For me, the excellence of the poem is the only criteria for honesty. Of course I'm not advocating telling lies about particular people in poems.  In fact, that's one of the great things about creative writing--being able to change say, from first person to third person at will, thus protecting everyone's privacy--including my own.  I often write someone else's experience in first person and my own in third person.  Also, many of my poems are composite poems--ones that utilize multiple people and/or experiences but then tie them all together in one voice.  And I never tell which poems, or which parts of a poem, are factual.  It's a question I get often at readings, and I have to clamp my mouth shut in order to avoid giving a lecture.

Sometimes, too, poems inherently demand deviations from facts in order to read musically or to follow a particular form.  And what difference does it make if a dress is red instead of blue or if the experiences in the poem really happened to five people instead of one?  The only thing that matters is that the poem reads true, and the readers will know when it does. 

Pablo:  Do you have any expressible thoughts regarding writers (and poets in particular) using opposite gender pen names or about the use of pen names in general?

EllaraineOh, for sure I do.  First of all, pen names no matter what gender, are great fun, and they have a way of becoming alter egos. For instance, I often use mine in public. Everyone at the local Starbucks where I write every morning knows me as the first name of one of my pen names.  (It's so much easier to remember than Ellaraine.)  And let's face it, there are times in life that maybe we don't want to use our real name.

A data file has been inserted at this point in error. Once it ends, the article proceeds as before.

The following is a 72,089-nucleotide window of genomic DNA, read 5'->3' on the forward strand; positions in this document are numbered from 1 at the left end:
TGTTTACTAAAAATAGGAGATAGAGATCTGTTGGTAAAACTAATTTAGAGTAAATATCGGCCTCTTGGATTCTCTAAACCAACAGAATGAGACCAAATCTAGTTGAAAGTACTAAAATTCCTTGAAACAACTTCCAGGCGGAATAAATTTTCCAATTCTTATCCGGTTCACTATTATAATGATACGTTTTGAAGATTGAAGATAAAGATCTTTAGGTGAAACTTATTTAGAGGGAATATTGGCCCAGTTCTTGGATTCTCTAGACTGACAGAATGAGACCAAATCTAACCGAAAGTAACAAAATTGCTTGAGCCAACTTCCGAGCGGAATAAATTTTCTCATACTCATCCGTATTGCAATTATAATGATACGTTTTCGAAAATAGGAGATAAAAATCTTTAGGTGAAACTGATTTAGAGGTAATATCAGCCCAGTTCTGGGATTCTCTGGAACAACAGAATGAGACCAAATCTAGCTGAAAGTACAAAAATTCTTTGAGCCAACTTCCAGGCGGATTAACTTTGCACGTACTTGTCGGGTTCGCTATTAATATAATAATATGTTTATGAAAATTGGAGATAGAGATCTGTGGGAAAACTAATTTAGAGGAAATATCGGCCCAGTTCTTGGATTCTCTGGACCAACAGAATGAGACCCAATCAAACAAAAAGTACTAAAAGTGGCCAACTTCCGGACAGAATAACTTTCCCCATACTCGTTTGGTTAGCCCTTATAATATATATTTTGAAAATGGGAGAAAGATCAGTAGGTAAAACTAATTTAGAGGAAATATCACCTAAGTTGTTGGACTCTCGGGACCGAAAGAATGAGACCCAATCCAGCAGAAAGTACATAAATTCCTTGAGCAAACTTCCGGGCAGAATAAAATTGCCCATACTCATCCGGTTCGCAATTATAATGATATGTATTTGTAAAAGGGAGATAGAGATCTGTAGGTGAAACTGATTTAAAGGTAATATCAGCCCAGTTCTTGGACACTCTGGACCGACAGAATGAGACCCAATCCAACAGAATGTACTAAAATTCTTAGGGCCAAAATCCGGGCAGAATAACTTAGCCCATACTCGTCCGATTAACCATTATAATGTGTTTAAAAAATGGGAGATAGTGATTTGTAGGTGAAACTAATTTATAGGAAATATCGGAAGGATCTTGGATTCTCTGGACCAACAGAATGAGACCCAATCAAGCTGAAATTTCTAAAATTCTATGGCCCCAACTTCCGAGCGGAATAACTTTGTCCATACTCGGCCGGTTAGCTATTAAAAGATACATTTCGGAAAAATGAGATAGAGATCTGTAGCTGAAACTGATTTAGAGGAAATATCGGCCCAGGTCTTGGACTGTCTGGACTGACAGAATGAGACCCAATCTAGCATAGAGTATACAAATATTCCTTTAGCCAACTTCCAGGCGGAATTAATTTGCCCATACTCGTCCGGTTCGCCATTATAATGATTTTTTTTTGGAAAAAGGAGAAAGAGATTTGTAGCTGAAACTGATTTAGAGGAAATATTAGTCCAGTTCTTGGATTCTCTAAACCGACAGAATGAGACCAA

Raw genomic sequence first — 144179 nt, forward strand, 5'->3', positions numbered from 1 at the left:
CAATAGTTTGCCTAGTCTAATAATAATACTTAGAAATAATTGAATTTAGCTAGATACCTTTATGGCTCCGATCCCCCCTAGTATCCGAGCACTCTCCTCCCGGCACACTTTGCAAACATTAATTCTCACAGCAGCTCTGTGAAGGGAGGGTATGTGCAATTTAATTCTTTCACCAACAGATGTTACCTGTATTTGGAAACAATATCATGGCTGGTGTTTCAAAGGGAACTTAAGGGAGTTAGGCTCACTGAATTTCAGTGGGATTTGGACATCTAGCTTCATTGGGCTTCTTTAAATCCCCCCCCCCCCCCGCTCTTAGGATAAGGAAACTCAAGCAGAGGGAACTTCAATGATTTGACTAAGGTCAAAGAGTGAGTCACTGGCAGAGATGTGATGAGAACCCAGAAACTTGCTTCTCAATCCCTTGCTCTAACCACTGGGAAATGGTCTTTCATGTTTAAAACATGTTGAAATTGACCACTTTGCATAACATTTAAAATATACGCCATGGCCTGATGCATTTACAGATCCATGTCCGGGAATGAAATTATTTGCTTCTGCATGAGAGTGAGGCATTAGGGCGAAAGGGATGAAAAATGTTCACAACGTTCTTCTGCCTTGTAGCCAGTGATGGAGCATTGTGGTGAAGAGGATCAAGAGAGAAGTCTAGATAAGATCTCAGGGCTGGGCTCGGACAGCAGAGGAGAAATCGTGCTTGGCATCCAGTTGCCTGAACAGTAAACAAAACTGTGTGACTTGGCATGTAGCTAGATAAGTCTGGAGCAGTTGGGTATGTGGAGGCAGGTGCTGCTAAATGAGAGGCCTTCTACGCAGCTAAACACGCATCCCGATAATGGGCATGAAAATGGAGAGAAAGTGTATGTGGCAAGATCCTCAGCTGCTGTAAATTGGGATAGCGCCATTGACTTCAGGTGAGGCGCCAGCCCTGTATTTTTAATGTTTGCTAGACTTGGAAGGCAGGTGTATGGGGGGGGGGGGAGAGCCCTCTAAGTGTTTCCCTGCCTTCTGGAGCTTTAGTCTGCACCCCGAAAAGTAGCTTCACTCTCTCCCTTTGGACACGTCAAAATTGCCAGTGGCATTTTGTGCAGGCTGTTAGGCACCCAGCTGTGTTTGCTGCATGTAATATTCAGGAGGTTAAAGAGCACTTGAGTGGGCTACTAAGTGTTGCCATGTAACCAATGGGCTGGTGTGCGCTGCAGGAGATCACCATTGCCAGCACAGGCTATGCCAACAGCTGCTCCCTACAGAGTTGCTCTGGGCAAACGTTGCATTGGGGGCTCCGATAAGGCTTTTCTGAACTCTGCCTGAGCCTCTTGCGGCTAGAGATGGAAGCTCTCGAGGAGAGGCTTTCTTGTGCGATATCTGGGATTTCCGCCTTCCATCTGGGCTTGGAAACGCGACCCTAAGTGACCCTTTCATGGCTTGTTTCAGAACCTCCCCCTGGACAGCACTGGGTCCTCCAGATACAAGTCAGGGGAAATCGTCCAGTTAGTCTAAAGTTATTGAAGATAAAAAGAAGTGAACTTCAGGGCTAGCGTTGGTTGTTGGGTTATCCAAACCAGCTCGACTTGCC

Writing-wise, having pen names has allowed me to get poems published that wouldn't be copasetic with the image of a children's picture book writer, a market that I wish to enter.  Publishers aren't likely to want a picture book writer, at least until she/he is established in the picture book market, to be known for sometimes writing sexually explicit poetry.  This type of conflict of interest is all the more relevant because of the Internet.

I've also found the made-up names to be handy in protecting others' privacy. For instance, I just wrote a poem about an experience my daughter had touring Europe as a member of a fairly famous rock band. To use my name, the last of which is also her name, would identify her and this band. She would be furious, and I wouldn't blame her.

Then sometimes we poets just want to pursue several different styles of writing, and for me it works to have different personas holding the pen. Oh yes, and it intrigues a fair percentage of editors/publishers. One of my pens has an ongoing correspondence with one of my editor's pen names. It's belly-laughing hilarious.

I have three pen names.  The first one originated back when I was first writing children's picture book manuscripts.  I'd sent seven, one at a time as they were rejected, to a certain publisher when she wrote back and told me not to submit any more.  I was green then as a writer, and this upset me terribly because I felt that all of my children's stories were vastly different from one another, and I had several more to send.  So I made up a name, used a friend's address and sent the rest.  She didn't take one, but at least I had the satisfaction of knowing they were read.

Now I tell all perspective editors in my submission letters when I'm using a pen name.  That's the right thing to do, and the right thing for them to do is to protect my privacy, which they've always honored.

And did I mention the romance or mystique of having a made-up name or two?
by Pablo Teasdale